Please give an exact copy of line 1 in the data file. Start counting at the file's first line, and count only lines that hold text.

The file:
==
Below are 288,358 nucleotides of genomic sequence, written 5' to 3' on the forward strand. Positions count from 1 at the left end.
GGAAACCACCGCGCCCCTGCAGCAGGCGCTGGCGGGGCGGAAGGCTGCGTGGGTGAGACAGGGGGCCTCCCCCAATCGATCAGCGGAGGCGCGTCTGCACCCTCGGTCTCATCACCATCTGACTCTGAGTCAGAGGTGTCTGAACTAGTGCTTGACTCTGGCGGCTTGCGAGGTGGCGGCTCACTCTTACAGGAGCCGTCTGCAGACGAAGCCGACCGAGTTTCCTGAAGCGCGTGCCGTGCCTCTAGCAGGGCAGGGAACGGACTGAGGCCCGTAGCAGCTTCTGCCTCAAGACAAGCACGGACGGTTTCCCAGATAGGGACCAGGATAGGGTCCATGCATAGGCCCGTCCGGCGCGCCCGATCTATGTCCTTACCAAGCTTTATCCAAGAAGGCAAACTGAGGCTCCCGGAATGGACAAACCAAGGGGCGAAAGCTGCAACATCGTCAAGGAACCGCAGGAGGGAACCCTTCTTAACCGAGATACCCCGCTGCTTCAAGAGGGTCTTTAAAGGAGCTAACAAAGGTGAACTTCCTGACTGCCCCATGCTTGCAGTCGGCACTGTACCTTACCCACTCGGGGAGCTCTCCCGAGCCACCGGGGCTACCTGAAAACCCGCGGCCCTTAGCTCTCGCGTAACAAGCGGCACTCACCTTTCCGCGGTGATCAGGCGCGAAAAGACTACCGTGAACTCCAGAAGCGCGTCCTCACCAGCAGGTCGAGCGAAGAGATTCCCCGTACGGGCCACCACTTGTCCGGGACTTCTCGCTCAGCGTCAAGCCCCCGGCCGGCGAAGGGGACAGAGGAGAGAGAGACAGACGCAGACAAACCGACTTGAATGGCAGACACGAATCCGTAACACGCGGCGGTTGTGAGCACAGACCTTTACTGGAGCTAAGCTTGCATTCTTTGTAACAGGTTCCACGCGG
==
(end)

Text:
Below are 288,358 nucleotides of genomic sequence, written 5' to 3' on the forward strand. Positions count from 1 at the left end.